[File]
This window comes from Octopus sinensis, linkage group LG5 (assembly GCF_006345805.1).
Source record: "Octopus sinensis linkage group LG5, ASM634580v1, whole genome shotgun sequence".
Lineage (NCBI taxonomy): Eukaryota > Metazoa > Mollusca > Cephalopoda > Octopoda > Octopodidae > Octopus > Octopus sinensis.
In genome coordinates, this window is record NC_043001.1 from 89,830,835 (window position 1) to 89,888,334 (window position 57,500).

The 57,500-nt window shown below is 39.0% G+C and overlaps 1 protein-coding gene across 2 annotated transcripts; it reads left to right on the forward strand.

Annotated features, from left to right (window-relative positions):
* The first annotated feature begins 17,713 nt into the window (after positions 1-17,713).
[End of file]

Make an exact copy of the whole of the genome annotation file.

This window comes from Octopus sinensis, linkage group LG5 (assembly GCF_006345805.1).
Source record: "Octopus sinensis linkage group LG5, ASM634580v1, whole genome shotgun sequence".
Lineage (NCBI taxonomy): Eukaryota > Metazoa > Mollusca > Cephalopoda > Octopoda > Octopodidae > Octopus > Octopus sinensis.
In genome coordinates, this window is record NC_043001.1 from 89,830,835 (window position 1) to 89,888,334 (window position 57,500).

The 57,500-nt window shown below is 39.0% G+C and overlaps 1 protein-coding gene across 2 annotated transcripts; it reads left to right on the forward strand.

Annotated features, from left to right (window-relative positions):
* The first annotated feature begins 17,713 nt into the window (after positions 1-17,713).